Art, Craft or Hobby?

For the last two days I’ve been working on a project for my daughter for Mother’s Day. (Here’s a picture of it in an early stage and yes I know you’re wondering if I’m simply making a stack of potholders but no I’m not.)

In any event, while I worked on the present, my mind was turning over whether fiber work is an art, craft or hobby.

I have noticed that many bloggers write about their fiber work as “crafting.” Looking at their blogs, I see what they create (knit, weave, crochet, dye, spin, etc.), and wonder how that can be seen as anything but art. Other bloggers identify themselves as mothers of young children who knit and/or crochet and/or weave (etc.) in their spare time. So is each of those “just” a hobby? Again, I see the pictures they share and read what they write: There’s NO “just” about any of it! Given the beauty and creativity of their work, again, I think of it as art. Am I being overly picky about semantics?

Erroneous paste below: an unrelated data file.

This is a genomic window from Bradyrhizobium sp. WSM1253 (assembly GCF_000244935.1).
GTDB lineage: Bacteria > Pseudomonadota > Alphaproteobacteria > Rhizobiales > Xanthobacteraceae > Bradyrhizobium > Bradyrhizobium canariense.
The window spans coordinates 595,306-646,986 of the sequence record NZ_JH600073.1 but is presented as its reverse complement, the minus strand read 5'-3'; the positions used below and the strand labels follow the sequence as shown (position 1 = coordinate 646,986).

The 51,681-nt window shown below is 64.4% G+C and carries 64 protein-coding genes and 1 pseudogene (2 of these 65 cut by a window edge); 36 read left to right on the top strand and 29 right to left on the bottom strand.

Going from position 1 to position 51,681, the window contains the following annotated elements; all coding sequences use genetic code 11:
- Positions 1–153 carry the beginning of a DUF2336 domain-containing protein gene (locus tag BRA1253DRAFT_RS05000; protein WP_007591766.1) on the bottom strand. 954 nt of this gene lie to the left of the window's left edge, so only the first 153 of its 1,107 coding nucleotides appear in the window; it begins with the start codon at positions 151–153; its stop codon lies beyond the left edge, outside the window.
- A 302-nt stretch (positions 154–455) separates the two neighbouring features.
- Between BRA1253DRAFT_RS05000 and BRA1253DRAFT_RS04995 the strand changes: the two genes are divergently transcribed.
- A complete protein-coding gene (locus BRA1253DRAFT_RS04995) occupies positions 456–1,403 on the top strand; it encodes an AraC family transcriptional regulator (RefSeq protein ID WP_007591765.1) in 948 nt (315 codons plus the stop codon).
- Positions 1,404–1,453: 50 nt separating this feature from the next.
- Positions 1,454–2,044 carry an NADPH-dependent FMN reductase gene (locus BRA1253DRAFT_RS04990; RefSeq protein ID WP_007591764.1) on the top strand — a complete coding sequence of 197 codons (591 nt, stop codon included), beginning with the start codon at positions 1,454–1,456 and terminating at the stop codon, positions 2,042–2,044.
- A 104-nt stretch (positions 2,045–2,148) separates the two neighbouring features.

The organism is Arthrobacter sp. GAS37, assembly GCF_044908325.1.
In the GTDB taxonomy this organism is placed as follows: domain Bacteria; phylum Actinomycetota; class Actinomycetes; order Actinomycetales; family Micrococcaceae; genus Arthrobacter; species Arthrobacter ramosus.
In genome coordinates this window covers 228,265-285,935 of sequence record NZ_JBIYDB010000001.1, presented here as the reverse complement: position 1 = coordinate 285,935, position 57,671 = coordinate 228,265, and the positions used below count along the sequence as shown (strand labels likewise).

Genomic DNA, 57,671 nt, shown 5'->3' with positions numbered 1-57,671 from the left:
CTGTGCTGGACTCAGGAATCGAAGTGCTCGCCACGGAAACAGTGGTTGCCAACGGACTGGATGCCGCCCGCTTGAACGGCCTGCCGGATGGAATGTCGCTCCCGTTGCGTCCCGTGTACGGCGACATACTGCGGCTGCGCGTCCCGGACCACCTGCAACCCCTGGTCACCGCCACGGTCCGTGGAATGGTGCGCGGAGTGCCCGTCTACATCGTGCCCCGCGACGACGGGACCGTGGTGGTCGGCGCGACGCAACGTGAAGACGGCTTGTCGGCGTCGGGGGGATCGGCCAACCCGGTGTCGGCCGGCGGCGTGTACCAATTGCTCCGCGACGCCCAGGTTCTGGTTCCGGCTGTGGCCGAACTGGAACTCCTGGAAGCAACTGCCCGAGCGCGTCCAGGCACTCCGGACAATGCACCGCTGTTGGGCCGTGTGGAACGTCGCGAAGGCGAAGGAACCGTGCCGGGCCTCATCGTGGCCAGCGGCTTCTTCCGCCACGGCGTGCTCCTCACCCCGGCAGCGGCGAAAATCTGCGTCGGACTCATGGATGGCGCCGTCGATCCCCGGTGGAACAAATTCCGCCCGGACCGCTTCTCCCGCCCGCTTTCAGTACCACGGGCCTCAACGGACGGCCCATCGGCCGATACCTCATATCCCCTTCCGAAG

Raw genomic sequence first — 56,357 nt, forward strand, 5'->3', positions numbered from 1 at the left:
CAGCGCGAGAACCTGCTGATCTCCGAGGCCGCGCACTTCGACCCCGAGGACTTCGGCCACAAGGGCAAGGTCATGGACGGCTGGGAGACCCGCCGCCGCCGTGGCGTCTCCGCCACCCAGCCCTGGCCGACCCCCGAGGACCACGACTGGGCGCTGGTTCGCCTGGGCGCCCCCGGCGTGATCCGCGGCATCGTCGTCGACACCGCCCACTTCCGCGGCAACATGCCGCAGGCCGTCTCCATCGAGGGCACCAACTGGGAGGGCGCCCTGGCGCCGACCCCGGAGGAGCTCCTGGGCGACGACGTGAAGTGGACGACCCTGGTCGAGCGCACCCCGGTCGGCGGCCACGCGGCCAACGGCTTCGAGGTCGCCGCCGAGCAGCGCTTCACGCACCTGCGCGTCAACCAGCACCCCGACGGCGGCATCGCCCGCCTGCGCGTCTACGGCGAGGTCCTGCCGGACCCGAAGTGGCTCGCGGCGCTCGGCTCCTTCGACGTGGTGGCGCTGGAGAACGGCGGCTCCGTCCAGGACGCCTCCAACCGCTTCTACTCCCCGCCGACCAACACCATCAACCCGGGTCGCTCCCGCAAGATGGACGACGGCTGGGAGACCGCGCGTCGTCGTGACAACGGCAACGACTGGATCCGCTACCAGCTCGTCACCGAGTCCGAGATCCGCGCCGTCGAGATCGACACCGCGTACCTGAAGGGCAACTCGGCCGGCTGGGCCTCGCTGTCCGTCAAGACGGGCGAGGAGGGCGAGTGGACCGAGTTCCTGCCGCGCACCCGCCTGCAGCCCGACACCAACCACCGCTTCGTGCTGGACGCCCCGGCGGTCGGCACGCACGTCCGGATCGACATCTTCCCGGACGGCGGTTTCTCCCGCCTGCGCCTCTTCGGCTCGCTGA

I am of the generation where many of our mothers (like mine) attempted to raise their daughters to be “ladies” who (like me) were not cooperative but struggled to be respected as autonomous, self-defining individuals. In those days – and in my experience, at least in the U.S. – my fiber art served to label me as “domestic” and, thus, destined to be a dutiful wife and mother. My mother and I fought mightily about this – and that started when I was a little girl and certainly long before I read The Feminine Mystique.

Perhaps that’s why I am a little defensive about defining women’s fiber tell people how to describe their work?